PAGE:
We must vote no on 1 to protect Alaska jobs

Jim Plaquet

As a longtime Fairbanks resident, I’ve worked my entire career to help provide jobs to Alaskans. The essential needs of Alaska’s working families all across this vast and beautiful state depend on the responsible development of our natural resources. For us, environmentally responsible resource development means a strong economy and the opportunity to improve our schools and other public services. It means good-paying jobs for Fairbanks workers and billions of dollars in revenue for the state of Alaska.

Despite a historic downturn in 2016, over the past few years, investment and exploration on Alaska’s North Slope was booming. Companies spent billions on innovative new projects, and the future looked bright. Ballot Measure 1, however, threatens to take all of that away. The massive increase on oil company taxes it is calling for – up to 300% – will no doubt take as way the precious dollars we need these companies to be investing. It is an absolute recipe for disaster.  

The unprecedented events of 2020 are nothing anyone could have anticipated. Our state was already hanging in the balance when a global pandemic and historic oil price lows hit us while we were down; more than 40,000 jobs in Alaska have been lost since last year due to these events. But we can’t worry about things we can’t control. Alaskans are a tough bunch. We know how to weather tough times, and if we stay the course, we will weather this storm as well. But we certainly shouldn’t make things worse by passing Ballot Measure 1.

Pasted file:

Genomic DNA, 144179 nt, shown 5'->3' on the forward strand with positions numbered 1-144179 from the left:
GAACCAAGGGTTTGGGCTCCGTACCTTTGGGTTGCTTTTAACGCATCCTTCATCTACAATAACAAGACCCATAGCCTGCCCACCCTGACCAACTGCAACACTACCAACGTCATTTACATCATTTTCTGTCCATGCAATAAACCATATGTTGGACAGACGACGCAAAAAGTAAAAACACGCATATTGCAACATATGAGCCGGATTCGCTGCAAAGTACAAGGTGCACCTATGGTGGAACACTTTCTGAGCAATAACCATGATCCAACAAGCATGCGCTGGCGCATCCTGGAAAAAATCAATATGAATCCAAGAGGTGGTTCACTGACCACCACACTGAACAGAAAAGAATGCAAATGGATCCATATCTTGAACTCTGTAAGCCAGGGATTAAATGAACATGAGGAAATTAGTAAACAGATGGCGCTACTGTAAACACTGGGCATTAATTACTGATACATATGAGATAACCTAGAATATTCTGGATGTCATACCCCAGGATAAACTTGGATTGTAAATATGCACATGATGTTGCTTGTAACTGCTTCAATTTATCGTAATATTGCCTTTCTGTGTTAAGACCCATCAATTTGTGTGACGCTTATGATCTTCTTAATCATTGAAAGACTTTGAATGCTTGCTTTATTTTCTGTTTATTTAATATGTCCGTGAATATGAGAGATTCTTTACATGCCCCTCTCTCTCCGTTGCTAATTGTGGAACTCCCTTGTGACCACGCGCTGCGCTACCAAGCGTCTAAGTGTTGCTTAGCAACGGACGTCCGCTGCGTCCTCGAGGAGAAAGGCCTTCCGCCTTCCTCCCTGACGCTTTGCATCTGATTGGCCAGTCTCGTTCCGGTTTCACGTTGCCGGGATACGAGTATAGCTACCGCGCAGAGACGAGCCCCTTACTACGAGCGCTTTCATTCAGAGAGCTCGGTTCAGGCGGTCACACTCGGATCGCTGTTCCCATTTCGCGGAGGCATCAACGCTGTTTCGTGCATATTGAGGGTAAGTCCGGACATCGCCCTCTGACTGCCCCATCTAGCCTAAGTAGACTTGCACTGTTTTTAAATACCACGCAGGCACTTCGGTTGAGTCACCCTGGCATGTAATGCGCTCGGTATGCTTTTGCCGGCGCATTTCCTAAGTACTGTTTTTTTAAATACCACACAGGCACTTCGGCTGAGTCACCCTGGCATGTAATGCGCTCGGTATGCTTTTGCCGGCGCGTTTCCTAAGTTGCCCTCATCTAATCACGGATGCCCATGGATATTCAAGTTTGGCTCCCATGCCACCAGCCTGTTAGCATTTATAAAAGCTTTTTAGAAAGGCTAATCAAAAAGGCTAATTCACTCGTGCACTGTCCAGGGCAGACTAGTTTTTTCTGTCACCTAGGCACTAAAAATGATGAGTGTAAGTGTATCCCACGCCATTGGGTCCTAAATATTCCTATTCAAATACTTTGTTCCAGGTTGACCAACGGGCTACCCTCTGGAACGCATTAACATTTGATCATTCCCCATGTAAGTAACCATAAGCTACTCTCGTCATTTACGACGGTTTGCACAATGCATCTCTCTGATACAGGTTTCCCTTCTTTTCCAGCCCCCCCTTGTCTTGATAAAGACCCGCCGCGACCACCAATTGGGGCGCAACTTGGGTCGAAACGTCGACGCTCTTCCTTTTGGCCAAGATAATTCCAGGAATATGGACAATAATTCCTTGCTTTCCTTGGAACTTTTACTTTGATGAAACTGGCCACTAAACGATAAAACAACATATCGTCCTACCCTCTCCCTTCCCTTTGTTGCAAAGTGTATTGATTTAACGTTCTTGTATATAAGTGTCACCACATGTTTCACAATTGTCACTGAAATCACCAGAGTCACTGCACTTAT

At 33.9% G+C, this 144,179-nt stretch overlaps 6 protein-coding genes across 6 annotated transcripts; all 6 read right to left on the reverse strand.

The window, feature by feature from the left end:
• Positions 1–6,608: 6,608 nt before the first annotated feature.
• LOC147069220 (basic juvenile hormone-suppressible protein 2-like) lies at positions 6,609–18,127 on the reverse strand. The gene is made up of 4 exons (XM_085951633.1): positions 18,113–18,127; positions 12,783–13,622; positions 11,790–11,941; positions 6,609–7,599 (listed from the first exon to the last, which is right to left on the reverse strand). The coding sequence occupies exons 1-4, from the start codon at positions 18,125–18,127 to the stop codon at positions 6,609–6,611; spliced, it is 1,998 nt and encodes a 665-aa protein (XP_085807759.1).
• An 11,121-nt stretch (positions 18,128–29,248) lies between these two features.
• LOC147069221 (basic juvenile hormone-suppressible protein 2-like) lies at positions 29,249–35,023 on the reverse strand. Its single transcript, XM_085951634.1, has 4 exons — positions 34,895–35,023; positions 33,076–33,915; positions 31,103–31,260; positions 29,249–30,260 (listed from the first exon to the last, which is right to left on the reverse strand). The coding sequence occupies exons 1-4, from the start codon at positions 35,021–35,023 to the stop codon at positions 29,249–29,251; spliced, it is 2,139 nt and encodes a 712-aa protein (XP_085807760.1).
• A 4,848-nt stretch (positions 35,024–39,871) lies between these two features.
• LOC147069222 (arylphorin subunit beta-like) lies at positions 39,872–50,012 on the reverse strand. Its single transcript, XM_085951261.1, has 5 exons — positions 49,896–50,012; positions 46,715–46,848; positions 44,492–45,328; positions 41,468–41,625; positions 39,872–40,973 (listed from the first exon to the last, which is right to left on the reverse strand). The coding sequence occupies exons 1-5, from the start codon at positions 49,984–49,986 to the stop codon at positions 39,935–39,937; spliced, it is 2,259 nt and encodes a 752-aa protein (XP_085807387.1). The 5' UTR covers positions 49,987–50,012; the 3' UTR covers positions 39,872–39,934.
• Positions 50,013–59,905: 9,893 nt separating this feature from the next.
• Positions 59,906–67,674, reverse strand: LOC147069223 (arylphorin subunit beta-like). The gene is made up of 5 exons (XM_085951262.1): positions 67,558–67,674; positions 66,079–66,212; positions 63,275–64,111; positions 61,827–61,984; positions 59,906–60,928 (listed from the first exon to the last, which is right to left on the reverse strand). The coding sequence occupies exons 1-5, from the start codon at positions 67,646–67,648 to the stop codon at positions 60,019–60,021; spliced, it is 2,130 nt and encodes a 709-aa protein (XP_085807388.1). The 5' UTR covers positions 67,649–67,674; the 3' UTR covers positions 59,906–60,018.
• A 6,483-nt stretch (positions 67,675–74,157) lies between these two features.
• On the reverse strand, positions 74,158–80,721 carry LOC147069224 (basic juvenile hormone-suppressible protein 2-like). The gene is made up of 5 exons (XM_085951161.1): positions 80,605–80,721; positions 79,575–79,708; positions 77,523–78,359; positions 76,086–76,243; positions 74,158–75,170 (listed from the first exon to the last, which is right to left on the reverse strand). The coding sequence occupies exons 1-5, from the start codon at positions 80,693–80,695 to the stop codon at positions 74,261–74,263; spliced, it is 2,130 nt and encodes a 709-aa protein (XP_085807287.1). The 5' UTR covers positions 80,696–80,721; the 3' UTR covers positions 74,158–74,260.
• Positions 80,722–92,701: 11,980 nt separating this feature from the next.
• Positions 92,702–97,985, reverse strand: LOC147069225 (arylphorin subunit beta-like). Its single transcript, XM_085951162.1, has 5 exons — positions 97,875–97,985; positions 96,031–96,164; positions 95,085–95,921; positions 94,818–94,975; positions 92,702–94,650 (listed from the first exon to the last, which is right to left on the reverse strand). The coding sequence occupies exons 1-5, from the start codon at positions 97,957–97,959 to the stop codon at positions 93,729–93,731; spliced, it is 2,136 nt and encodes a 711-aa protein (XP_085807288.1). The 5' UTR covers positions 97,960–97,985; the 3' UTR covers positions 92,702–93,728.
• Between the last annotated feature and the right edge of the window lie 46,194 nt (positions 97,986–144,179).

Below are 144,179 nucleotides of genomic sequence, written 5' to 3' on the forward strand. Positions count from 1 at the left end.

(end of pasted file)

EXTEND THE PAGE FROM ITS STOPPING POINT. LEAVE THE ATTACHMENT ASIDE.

This year, our state population dropped for the third year in a row. Alaskans whose families have been here for generations are finding that they can no longer support their own families here. We need a healthy, reliable partnership with the oil and gas industry – it is our state’s largest economic driver and has been for decades. A full quarter of Alaska’s jobs are directly tied to the oil and gas industry, equating to 77,600 Alaska jobs and over $4.7 billion in Alaska wages. It funds critical public services, the Permanent Fund Dividend, and the state’s infrastructure. In already tough times, it makes zero sense to make things harder for Alaskans. 

The events of 2020 will soon pass, and we need to be ready to spring back into action. Rigs on the North Slope that have been sitting idle these past few months are ready to get going. Projects that have been in the planning stages are going to become a reality. But only if we can be the kind of business partner that encourages investment, not sends it out of state. To protect Alaska’s families, jobs, and economy, we all need to vote no on 1, and restore our state to the thriving home we know it can be again.

Jim Plaquet is a 46 year member of the International Union of Operating Engineers Local 302